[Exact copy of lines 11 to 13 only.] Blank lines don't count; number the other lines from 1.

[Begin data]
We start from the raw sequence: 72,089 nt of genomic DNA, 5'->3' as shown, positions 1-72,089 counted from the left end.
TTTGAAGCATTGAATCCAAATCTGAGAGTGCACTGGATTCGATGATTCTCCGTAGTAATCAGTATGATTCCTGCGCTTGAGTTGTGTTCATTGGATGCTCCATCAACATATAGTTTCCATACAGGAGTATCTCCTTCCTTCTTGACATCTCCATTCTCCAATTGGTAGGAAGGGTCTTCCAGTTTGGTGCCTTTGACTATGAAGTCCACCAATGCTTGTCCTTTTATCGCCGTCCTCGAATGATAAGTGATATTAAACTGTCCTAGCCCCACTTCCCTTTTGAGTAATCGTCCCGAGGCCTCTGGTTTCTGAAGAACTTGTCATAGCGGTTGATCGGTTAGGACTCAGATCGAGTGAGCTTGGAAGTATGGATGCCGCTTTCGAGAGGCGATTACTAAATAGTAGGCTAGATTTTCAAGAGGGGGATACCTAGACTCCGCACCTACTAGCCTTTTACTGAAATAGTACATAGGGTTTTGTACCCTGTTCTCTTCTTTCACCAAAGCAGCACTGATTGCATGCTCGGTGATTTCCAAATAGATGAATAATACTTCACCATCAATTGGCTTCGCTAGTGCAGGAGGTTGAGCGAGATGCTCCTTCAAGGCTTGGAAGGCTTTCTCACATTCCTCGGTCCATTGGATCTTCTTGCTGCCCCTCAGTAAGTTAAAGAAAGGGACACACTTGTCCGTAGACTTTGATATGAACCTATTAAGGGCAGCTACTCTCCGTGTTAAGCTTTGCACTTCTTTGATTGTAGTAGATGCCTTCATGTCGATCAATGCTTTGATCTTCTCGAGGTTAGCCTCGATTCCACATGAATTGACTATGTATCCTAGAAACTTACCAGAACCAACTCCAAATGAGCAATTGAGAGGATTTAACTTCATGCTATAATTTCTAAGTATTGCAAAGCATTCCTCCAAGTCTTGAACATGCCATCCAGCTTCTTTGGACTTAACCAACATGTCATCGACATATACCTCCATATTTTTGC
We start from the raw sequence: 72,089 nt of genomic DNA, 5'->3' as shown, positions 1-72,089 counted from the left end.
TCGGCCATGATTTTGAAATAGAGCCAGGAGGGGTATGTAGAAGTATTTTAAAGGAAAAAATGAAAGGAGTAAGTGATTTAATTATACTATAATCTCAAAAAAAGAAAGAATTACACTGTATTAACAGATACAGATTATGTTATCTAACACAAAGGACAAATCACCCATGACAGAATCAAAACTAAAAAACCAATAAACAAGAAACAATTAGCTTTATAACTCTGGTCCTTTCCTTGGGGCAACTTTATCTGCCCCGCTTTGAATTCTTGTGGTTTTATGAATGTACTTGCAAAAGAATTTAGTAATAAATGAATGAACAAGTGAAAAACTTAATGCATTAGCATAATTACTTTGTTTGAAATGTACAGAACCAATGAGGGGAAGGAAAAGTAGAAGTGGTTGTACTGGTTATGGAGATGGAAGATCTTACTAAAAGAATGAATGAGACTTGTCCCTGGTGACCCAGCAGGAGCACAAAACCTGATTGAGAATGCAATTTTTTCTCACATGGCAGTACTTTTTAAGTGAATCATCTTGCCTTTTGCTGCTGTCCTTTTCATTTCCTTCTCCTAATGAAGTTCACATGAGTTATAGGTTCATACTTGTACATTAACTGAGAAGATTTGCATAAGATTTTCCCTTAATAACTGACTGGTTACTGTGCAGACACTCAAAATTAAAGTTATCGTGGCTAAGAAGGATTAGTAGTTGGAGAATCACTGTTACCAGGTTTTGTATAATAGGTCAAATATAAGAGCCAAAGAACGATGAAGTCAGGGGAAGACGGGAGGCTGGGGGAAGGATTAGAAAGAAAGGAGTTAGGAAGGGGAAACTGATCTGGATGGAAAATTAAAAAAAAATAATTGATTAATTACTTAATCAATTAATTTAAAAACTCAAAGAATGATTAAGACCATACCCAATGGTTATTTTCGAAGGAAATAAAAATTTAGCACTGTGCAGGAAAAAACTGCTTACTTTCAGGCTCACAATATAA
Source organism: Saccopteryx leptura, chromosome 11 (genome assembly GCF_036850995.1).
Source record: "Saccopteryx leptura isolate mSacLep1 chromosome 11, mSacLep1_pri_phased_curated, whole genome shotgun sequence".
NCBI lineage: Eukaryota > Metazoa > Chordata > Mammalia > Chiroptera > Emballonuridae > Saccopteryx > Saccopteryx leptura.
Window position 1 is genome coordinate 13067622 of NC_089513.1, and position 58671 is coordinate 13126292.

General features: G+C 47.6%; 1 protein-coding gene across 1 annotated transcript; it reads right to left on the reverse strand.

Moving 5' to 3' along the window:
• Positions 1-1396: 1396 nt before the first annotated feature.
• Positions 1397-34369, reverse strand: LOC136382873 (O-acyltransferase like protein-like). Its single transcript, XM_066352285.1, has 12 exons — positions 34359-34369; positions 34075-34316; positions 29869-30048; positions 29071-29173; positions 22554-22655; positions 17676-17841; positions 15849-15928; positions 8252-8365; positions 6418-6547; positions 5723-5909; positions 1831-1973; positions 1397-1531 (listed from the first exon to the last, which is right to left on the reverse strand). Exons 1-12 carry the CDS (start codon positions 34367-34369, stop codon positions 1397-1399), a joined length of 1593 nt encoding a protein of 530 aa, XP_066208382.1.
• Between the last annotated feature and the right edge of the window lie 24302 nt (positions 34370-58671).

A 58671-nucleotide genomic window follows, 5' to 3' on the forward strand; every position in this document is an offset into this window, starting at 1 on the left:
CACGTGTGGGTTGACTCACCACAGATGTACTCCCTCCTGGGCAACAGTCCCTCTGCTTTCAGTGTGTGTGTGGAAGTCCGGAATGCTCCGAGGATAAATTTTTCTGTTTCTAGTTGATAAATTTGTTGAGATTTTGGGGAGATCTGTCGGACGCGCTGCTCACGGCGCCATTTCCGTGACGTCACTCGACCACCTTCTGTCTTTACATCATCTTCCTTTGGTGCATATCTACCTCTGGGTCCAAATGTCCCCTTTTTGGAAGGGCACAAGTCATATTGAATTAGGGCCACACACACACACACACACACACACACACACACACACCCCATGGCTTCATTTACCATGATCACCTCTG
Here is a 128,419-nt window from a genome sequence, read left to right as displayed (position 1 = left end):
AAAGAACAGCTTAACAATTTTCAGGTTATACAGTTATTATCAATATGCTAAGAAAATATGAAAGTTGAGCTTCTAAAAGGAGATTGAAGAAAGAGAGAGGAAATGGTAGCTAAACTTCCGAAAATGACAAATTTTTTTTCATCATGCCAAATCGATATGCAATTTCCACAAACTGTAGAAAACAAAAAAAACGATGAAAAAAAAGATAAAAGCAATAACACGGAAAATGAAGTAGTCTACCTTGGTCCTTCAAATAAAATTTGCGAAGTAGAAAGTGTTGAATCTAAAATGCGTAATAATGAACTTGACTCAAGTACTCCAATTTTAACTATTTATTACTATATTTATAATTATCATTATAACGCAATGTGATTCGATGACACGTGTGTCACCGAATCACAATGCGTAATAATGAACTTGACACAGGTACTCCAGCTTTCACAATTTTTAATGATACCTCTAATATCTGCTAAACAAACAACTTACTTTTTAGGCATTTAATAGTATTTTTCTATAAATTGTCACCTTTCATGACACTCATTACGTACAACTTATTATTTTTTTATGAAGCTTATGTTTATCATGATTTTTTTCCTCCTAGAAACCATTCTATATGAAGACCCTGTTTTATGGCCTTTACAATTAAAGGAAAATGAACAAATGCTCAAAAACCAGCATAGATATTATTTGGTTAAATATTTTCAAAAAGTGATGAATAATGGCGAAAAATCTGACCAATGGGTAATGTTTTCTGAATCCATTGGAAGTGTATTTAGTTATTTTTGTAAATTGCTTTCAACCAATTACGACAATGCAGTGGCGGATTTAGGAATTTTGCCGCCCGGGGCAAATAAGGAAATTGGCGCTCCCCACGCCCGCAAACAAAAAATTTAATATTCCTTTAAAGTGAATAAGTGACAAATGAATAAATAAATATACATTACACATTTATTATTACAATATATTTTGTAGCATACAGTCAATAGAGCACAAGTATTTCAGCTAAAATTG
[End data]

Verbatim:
• Positions 1-1396: 1396 nt before the first annotated feature.
• Positions 1397-34369, reverse strand: LOC136382873 (O-acyltransferase like protein-like). Its single transcript, XM_066352285.1, has 12 exons — positions 34359-34369; positions 34075-34316; positions 29869-30048; positions 29071-29173; positions 22554-22655; positions 17676-17841; positions 15849-15928; positions 8252-8365; positions 6418-6547; positions 5723-5909; positions 1831-1973; positions 1397-1531 (listed from the first exon to the last, which is right to left on the reverse strand). Exons 1-12 carry the CDS (start codon positions 34367-34369, stop codon positions 1397-1399), a joined length of 1593 nt encoding a protein of 530 aa, XP_066208382.1.
• Between the last annotated feature and the right edge of the window lie 24302 nt (positions 34370-58671).